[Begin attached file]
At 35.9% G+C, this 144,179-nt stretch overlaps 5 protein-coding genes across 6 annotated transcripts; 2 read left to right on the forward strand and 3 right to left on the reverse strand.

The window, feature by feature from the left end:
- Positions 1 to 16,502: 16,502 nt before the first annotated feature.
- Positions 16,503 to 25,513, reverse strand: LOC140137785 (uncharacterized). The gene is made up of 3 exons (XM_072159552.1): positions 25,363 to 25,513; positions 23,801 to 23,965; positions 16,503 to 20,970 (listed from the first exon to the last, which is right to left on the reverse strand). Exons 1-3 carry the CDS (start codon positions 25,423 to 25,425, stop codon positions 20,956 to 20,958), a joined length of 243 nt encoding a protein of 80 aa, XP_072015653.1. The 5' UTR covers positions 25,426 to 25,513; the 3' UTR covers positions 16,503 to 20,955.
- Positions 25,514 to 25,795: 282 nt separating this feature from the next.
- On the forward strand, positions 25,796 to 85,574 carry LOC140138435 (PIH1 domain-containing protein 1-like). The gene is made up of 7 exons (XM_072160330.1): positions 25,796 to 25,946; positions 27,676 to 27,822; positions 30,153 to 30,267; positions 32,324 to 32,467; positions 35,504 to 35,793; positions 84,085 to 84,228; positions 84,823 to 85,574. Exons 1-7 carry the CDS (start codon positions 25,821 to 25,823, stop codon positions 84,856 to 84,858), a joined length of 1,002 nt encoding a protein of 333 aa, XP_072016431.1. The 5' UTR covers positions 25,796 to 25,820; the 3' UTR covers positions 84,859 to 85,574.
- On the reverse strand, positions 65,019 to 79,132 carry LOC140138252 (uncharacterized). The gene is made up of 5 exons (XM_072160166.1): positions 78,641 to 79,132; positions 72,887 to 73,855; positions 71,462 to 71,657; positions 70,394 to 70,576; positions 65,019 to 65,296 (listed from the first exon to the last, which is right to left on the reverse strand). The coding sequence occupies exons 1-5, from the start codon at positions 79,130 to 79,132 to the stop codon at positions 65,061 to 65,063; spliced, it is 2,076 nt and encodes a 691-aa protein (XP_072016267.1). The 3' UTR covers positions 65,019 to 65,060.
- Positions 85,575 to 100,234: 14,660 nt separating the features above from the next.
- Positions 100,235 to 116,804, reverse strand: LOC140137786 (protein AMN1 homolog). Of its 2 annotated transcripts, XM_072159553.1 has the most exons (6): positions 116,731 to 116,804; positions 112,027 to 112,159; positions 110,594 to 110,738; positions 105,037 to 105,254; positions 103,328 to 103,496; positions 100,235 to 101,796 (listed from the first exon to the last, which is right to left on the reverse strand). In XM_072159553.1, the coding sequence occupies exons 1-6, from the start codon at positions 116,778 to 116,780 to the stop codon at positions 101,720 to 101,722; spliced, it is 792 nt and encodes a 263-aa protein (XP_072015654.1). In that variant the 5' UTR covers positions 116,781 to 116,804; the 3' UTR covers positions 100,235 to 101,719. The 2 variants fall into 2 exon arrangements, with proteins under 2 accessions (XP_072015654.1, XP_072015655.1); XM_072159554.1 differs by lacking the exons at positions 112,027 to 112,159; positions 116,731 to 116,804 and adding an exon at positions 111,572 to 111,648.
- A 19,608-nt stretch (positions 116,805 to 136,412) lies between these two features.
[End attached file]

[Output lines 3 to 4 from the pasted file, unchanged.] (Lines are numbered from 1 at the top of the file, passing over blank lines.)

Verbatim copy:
- Positions 1 to 16,502: 16,502 nt before the first annotated feature.
- Positions 16,503 to 25,513, reverse strand: LOC140137785 (uncharacterized). The gene is made up of 3 exons (XM_072159552.1): positions 25,363 to 25,513; positions 23,801 to 23,965; positions 16,503 to 20,970 (listed from the first exon to the last, which is right to left on the reverse strand). Exons 1-3 carry the CDS (start codon positions 25,423 to 25,425, stop codon positions 20,956 to 20,958), a joined length of 243 nt encoding a protein of 80 aa, XP_072015653.1. The 5' UTR covers positions 25,426 to 25,513; the 3' UTR covers positions 16,503 to 20,955.